Hydroxychloroquine is a mainstay for treating patients with lupus, but long-term use can increase the risk of retinal toxicity. The absence of data on the effects of ending treatment, however, has made this a challenging area for clinical decision-making. While withdrawing the drug after a relatively short-term period in younger patients can increase the risk of lupus flares, any potential impact of withdrawing it after long-term use in older patients remains poorly understood.
Funded by a major new grant from the NIH, researchers at NYU Langone Health will investigate whether discontinuing hydroxychloroquine in older patients deemed clinically stable can be done safely. An earlier NIH planning grant helped the collaborators demonstrate the feasibility of a full clinical trial.
“This all started from listening to our patients and coming up with an idea for testing whether stopping the drug after long-term use had any merit.”Peter M. Izmirly, MD
“Two of the most common questions that our patients ask are, ‘What are the side effects of this drug?’ and ‘Do I have to take this forever?’” says rheumatologist Peter M. Izmirly, MD, who will serve as a principal investigator along with Jill P. Buyon, MD, the Sir Deryck and Lady Va Maughan Professor of Rheumatology and director of NYU Langone’s Lupus Center.
Ophthalmologists have reported an increase in retinal toxicity among older patients after years of hydroxychloroquine use. “At what point do you say that, potentially, risks could outweigh benefits?” asks Dr. Buyon. The new multisite study, Stopping Hydroxychloroquine in Elderly Lupus Disease, or SHIELD, should fill a significant knowledge gap in the current treatment paradigm.
A Closer Look at Older Patients
Dr. Izmirly, Dr. Buyon, and colleagues began discussing the idea after observing how well many of their older patients were faring.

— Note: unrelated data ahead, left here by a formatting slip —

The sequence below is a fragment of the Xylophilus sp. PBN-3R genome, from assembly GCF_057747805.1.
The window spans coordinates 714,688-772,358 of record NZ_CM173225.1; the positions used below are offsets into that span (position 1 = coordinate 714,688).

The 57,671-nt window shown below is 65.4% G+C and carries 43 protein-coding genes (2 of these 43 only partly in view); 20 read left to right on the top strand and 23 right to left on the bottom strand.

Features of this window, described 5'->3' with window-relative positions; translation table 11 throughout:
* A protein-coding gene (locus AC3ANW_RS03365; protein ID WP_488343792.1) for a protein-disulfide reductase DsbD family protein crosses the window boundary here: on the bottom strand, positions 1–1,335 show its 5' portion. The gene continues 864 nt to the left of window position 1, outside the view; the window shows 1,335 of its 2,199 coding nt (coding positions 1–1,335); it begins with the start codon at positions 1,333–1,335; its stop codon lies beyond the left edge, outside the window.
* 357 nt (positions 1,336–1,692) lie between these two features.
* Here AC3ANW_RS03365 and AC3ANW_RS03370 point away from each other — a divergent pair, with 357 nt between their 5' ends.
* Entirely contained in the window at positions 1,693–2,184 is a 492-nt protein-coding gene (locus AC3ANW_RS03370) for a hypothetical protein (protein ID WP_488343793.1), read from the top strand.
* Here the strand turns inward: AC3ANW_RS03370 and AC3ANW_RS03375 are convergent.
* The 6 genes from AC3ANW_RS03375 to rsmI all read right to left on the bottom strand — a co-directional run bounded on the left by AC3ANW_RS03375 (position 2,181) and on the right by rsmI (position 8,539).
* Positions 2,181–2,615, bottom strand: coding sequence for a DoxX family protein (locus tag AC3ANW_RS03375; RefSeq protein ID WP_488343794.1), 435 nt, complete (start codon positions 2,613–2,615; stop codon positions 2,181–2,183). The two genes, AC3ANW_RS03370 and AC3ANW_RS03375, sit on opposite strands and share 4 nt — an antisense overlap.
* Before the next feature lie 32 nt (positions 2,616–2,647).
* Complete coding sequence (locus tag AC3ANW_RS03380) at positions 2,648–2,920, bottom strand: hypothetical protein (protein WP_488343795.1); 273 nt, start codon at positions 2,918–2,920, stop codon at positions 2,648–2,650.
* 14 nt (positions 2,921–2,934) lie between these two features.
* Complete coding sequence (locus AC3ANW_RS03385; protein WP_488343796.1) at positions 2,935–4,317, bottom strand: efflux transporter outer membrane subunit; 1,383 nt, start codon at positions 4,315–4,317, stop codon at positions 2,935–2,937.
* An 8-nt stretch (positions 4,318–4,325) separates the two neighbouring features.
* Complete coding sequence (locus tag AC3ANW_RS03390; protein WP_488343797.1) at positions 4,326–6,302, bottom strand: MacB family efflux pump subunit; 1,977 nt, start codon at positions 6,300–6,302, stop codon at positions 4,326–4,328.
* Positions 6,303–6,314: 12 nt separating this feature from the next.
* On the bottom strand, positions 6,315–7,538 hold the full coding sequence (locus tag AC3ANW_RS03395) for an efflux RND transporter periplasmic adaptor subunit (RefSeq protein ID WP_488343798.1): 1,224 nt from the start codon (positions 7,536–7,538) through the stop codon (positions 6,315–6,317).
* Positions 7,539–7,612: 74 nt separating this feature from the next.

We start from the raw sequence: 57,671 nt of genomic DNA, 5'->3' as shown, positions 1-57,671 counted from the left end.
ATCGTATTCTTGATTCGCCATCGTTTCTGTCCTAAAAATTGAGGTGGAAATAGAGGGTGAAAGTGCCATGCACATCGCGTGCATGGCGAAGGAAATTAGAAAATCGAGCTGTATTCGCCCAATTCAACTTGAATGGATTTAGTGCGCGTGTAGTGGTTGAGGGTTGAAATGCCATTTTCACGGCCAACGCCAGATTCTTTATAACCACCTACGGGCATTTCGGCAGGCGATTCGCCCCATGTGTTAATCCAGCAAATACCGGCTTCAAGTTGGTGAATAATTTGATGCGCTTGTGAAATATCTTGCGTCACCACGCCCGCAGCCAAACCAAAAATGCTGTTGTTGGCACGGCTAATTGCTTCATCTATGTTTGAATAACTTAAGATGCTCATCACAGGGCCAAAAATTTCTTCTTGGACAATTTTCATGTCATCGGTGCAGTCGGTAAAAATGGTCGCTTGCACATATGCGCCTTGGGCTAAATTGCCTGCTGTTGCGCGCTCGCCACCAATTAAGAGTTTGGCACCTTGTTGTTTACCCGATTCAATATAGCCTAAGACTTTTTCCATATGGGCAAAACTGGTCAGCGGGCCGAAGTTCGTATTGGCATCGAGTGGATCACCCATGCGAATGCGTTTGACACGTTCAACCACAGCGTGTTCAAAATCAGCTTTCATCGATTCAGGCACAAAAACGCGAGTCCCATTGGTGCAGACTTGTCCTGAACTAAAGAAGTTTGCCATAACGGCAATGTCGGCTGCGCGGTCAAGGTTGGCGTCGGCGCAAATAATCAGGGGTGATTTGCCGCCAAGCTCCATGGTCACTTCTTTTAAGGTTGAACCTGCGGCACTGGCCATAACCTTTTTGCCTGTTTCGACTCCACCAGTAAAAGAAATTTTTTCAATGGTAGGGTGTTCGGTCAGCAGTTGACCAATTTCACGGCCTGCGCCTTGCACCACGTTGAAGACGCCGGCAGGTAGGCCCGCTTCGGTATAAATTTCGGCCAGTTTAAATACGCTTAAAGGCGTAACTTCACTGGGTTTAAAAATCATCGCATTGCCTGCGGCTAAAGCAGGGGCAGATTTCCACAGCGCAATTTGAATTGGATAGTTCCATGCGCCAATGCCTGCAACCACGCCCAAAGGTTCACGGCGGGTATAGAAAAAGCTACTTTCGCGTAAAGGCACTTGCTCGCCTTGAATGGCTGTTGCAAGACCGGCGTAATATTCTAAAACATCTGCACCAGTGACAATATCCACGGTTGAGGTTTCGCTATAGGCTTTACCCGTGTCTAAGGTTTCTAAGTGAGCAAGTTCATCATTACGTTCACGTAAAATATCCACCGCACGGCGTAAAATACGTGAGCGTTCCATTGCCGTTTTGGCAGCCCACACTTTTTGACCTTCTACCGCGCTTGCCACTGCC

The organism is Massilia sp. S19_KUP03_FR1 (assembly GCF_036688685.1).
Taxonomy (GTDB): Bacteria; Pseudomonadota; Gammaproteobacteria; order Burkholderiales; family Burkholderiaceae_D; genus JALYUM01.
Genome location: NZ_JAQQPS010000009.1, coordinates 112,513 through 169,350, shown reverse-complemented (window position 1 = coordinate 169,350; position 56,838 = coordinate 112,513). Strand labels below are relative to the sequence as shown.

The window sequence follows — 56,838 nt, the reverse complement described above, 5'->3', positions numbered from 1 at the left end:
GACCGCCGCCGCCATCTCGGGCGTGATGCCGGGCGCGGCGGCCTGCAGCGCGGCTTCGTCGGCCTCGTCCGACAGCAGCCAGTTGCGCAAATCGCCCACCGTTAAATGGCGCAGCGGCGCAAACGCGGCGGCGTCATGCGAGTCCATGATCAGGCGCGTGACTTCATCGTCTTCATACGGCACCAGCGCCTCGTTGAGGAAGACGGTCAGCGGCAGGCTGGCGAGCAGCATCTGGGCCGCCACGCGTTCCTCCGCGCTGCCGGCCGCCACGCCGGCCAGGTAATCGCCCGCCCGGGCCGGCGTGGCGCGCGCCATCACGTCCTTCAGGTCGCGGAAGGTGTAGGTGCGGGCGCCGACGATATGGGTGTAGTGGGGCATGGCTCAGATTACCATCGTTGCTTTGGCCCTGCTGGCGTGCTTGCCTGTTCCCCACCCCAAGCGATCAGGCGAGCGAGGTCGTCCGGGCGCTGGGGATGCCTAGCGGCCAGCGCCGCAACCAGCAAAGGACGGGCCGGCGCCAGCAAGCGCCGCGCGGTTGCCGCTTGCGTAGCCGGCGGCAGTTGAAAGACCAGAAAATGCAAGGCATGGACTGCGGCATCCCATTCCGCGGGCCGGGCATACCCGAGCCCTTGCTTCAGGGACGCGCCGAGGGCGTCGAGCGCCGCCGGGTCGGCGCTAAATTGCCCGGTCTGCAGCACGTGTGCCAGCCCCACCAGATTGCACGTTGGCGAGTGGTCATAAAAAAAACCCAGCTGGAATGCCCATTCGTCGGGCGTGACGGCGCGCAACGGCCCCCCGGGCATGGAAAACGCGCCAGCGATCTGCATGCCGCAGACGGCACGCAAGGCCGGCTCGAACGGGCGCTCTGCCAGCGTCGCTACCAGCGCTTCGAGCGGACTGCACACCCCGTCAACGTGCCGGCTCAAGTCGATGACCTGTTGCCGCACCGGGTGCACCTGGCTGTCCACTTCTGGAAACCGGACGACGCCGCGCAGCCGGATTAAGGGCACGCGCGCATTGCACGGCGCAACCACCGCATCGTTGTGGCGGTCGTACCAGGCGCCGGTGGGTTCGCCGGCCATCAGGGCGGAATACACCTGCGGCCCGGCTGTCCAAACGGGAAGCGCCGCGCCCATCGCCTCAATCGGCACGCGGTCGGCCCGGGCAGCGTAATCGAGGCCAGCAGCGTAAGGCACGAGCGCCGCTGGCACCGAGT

“Many expressed enthusiasm about the possibility of being weaned from a lifelong course of hydroxychloroquine,” Dr. Izmirly says. “This all started from listening to our patients and coming up with an idea for testing whether stopping the drug after long-term use had any merit.”
The team’s preliminary retrospective data suggested no difference in flare rates between stable patients 55 years or older who stopped taking hydroxychloroquine and those who continued on it. The new placebo-controlled, double-blind trial will offer a more definitive assessment by recruiting about 330 patients who are 60 years or older, have no evidence of active lupus, have taken hydroxychloroquine for at least seven years, and aren’t taking immunosuppressants or high-dose steroids.
“We hope to couple this project with cutting-edge basic science so that we can gain new insights into the immunologic status of older patients with lupus.”Jill P. Buyon, MD
The study will randomly divide participants into one group that will stay on the drug and a second that will switch to a placebo. Both groups will be followed for one year to assess whether they experience any mild, moderate, or severe flares.
“We hope to couple this project with cutting-edge basic science so that we can gain new insights into the immunologic status of older patients,” Dr. Buyon says. “If patients do flare, we will have a unique opportunity to evaluate potential biomarkers of the flare that have never been looked at in a population of this age.”
Importantly, the trial will include multiple safety mechanisms to ensure that any signal of a lupus flare will trigger a rapid intervention, notes Dr. Izmirly.
Building on a Unique Research Infrastructure
The trial, Dr. Buyon adds, will benefit greatly from the medical center’s wide-reaching lupus program, leveraging its Specimen and Matched Phenotype Linked Evaluation, or SAMPLE, clinical registry, representing a highly diverse patient population of nearly 1,000 individuals.
“We see patients at three sites, from all walks of life. We’re uniquely positioned to be able to offer this study to patients of all backgrounds,” she says.